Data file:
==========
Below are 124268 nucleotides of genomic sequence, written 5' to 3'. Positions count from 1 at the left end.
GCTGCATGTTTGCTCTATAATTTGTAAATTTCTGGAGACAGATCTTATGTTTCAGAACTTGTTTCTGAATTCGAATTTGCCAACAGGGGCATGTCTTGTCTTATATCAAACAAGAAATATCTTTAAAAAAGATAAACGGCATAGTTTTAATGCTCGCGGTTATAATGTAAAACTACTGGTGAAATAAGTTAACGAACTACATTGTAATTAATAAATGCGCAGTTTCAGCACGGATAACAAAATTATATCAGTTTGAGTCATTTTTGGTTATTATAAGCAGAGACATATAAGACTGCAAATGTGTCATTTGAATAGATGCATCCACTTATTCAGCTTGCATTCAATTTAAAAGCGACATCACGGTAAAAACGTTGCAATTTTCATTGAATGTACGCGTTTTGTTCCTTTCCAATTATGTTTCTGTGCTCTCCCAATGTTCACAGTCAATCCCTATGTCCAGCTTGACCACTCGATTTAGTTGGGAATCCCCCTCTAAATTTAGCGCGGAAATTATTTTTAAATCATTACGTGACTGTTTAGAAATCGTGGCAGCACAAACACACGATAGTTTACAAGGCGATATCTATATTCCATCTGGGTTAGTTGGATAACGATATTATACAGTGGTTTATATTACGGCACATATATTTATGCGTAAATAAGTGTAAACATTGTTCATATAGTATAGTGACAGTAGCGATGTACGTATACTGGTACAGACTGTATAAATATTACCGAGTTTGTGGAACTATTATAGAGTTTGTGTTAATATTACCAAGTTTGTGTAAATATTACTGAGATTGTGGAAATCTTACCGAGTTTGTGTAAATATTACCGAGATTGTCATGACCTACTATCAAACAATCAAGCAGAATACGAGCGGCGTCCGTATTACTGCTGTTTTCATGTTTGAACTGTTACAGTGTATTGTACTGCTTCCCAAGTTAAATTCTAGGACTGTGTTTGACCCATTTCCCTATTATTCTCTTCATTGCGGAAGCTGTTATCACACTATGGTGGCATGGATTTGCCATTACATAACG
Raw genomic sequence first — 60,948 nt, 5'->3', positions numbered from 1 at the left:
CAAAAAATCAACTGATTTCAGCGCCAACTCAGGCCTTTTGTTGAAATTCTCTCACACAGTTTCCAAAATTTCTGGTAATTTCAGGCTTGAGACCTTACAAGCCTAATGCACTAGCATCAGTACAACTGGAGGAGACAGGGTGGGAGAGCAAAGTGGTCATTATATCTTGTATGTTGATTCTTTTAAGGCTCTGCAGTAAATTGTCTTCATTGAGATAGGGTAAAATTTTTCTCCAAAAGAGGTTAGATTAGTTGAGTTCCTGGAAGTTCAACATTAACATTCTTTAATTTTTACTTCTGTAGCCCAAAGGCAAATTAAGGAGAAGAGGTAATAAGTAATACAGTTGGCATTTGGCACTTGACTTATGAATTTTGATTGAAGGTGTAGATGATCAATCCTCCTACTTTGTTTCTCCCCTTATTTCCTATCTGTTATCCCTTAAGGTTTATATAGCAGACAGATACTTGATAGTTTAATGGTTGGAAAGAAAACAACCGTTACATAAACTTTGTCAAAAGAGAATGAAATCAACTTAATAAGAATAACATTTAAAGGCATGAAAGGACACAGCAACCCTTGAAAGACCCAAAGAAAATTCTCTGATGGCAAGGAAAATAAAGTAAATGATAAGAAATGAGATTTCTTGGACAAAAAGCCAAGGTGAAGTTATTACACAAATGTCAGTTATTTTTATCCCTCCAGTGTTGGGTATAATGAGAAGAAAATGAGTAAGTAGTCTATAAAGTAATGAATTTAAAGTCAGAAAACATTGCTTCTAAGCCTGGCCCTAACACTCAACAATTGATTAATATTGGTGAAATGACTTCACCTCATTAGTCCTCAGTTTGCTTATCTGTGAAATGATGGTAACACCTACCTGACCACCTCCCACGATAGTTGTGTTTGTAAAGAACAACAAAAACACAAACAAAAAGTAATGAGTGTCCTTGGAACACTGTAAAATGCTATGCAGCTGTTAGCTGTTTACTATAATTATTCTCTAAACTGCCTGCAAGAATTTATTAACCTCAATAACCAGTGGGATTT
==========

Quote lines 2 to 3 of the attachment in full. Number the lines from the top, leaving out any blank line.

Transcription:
GCTGCATGTTTGCTCTATAATTTGTAAATTTCTGGAGACAGATCTTATGTTTCAGAACTTGTTTCTGAATTCGAATTTGCCAACAGGGGCATGTCTTGTCTTATATCAAACAAGAAATATCTTTAAAAAAGATAAACGGCATAGTTTTAATGCTCGCGGTTATAATGTAAAACTACTGGTGAAATAAGTTAACGAACTACATTGTAATTAATAAATGCGCAGTTTCAGCACGGATAACAAAATTATATCAGTTTGAGTCATTTTTGGTTATTATAAGCAGAGACATATAAGACTGCAAATGTGTCATTTGAATAGATGCATCCACTTATTCAGCTTGCATTCAATTTAAAAGCGACATCACGGTAAAAACGTTGCAATTTTCATTGAATGTACGCGTTTTGTTCCTTTCCAATTATGTTTCTGTGCTCTCCCAATGTTCACAGTCAATCCCTATGTCCAGCTTGACCACTCGATTTAGTTGGGAATCCCCCTCTAAATTTAGCGCGGAAATTATTTTTAAATCATTACGTGACTGTTTAGAAATCGTGGCAGCACAAACACACGATAGTTTACAAGGCGATATCTATATTCCATCTGGGTTAGTTGGATAACGATATTATACAGTGGTTTATATTACGGCACATATATTTATGCGTAAATAAGTGTAAACATTGTTCATATAGTATAGTGACAGTAGCGATGTACGTATACTGGTACAGACTGTATAAATATTACCGAGTTTGTGGAACTATTATAGAGTTTGTGTTAATATTACCAAGTTTGTGTAAATATTACTGAGATTGTGGAAATCTTACCGAGTTTGTGTAAATATTACCGAGATTGTCATGACCTACTATCAAACAATCAAGCAGAATACGAGCGGCGTCCGTATTACTGCTGTTTTCATGTTTGAACTGTTACAGTGTATTGTACTGCTTCCCAAGTTAAATTCTAGGACTGTGTTTGACCCATTTCCCTATTATTCTCTTCATTGCGGAAGCTGTTATCACACTATGGTGGCATGGATTTGCCATTACATAACG
Raw genomic sequence first — 60,948 nt, 5'->3', positions numbered from 1 at the left: